so of course one gets back to the other old traditional picture. The inventor behind locked doors secretly inventing his famous devices and not betting anyone in until he's actually got a patent. How does a patent last for in the United States in the United States at 17 years from the date of publication or issue is that under our present system. And then are you through then or can you renew it. No a patent is not renewable. It becomes public property after its expiration. Do you have any idea whether that's the same sort of period in other countries I expect. No it varies all the way from 10 to 20 years some countries have taxes which are necessary and conditions of working which are necessary to keep patents alive in the American system the right is. Retained by the inventor for 17 years without any requirement whatever other than that he make his initial disclosure fully and properly.
I imagine there must also be a lot of very complicated international war about whether something patented here is covered and protected in France or in the Philippines or any other spot. No as a matter of fact the effect of a patent can extend only so far as the jurisdiction of the country that issues it. And there are no. Laws in which each country respects the rights of another so that if an inventor wants protection in a foreign country he must take out a patent in that foreign country don't respect ours or her. Similarly we don't respect the US. That is most interesting. Well really I can't help asking you how does Cal Tech get into the patent game after all Cal Tech doesn't seem like an engineering outfit or something that is going to be making things for money. Well it's sort of a full out situation because Cal Tech is an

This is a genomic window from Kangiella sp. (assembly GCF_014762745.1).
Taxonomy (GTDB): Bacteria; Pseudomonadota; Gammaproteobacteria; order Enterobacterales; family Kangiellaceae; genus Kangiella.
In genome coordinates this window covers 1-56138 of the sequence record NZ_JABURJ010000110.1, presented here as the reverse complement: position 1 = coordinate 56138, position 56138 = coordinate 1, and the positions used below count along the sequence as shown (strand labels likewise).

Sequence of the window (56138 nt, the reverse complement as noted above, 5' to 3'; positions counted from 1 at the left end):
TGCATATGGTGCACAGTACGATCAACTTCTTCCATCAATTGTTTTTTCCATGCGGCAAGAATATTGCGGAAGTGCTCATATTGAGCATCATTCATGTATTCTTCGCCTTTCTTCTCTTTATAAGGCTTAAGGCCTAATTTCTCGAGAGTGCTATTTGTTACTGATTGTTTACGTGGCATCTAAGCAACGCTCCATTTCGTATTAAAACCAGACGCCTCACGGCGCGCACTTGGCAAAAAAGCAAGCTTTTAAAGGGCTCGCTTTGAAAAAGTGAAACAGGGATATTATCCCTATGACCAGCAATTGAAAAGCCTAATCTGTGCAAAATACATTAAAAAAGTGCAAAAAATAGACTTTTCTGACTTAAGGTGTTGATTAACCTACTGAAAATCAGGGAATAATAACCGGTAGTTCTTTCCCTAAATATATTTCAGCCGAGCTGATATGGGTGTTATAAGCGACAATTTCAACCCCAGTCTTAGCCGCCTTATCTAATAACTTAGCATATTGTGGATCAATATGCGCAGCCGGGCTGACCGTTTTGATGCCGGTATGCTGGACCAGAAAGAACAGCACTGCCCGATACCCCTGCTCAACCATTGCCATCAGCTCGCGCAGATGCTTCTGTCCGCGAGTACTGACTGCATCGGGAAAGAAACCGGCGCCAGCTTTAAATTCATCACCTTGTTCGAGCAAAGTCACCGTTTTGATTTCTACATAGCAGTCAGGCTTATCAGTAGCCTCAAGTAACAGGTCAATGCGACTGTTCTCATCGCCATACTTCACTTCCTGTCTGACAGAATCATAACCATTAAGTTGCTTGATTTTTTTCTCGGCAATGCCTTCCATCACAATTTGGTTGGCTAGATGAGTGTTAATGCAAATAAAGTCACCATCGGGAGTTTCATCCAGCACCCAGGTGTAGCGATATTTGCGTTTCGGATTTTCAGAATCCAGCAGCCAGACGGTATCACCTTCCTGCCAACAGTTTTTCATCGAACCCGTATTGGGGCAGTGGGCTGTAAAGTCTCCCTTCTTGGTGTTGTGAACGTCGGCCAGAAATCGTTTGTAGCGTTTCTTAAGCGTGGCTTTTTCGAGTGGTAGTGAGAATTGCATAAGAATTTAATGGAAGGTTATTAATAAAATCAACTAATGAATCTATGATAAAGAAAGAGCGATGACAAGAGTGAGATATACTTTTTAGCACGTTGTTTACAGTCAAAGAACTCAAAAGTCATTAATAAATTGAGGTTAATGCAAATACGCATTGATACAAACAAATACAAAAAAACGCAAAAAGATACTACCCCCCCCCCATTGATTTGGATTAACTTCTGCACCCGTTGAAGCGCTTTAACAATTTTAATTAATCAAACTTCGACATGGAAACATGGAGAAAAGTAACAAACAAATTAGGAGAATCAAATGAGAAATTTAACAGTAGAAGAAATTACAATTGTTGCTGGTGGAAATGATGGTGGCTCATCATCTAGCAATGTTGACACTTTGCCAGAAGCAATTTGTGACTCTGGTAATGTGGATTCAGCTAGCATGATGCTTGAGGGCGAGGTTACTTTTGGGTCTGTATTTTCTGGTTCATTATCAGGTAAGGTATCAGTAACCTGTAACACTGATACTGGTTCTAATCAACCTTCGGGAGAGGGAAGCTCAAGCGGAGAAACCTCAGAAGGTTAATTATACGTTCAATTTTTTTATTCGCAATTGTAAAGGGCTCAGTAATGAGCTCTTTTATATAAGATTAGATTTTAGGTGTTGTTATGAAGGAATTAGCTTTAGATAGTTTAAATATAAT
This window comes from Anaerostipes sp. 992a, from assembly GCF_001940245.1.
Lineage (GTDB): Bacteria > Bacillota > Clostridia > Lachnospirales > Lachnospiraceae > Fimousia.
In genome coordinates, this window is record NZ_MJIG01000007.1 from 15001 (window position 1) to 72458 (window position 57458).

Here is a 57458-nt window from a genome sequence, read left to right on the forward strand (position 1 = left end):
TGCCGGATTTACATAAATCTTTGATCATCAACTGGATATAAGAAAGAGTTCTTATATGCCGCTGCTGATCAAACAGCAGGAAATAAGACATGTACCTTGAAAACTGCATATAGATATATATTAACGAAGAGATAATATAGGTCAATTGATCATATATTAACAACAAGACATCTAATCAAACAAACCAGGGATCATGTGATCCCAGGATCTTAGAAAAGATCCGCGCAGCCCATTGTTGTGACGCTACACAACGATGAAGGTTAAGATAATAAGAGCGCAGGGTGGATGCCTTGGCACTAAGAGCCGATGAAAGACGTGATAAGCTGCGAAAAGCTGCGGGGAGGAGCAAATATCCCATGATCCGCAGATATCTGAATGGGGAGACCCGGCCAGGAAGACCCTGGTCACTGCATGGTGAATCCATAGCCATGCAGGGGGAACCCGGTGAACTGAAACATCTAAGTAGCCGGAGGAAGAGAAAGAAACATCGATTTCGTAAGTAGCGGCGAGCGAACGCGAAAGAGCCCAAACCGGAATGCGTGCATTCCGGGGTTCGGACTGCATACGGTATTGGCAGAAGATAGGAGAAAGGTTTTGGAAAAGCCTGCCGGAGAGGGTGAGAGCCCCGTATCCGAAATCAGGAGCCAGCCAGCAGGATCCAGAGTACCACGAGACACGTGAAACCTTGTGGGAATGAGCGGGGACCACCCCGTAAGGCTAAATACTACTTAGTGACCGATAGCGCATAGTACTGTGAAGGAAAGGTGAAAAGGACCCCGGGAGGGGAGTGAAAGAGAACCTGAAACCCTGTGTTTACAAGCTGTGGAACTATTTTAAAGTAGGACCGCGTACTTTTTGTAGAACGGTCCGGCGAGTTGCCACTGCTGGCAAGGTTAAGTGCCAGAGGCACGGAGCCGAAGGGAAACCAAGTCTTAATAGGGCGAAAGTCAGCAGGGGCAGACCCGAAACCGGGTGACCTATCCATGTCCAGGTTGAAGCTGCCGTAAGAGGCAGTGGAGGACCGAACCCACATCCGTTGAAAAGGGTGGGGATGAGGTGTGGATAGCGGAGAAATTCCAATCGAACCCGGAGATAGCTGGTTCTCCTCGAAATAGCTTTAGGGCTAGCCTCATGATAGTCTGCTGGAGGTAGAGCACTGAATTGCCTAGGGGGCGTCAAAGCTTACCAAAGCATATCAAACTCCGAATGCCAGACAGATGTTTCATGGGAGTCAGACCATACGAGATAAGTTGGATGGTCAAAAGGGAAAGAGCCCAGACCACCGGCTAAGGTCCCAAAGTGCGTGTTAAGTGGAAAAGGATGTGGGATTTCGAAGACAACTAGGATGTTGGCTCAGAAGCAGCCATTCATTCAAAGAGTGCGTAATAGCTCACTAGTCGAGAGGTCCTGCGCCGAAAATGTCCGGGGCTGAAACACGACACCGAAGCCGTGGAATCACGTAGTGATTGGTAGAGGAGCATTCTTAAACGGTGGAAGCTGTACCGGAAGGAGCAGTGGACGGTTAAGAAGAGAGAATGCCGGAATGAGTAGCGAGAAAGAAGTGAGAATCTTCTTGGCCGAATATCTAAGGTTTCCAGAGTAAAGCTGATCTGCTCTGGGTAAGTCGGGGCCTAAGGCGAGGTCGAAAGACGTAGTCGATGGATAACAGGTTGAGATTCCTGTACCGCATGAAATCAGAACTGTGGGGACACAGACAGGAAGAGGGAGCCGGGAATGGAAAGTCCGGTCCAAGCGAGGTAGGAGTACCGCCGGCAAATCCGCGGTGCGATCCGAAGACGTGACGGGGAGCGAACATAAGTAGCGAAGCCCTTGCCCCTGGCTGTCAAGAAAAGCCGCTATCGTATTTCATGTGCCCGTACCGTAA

educational and research institution. Is Engaged soley in basic research as a matter of policy they don't try to build machines. They try more to delve into the secrets of nature to push back the frontiers of science. Kel-Tec provides a service is a Jet Propulsion Laboratory for Nasser and in this respect they're doing something approaching applied research but it's space oriented it's it's not the development of Earthbound science or things for use. However in the course of basic research in the course of this space separate. They have to constantly improve their knowledge of various science. Disciplines and create new instruments to be able to do better the things they're trying to do and even in the basic research it Kel-Tec this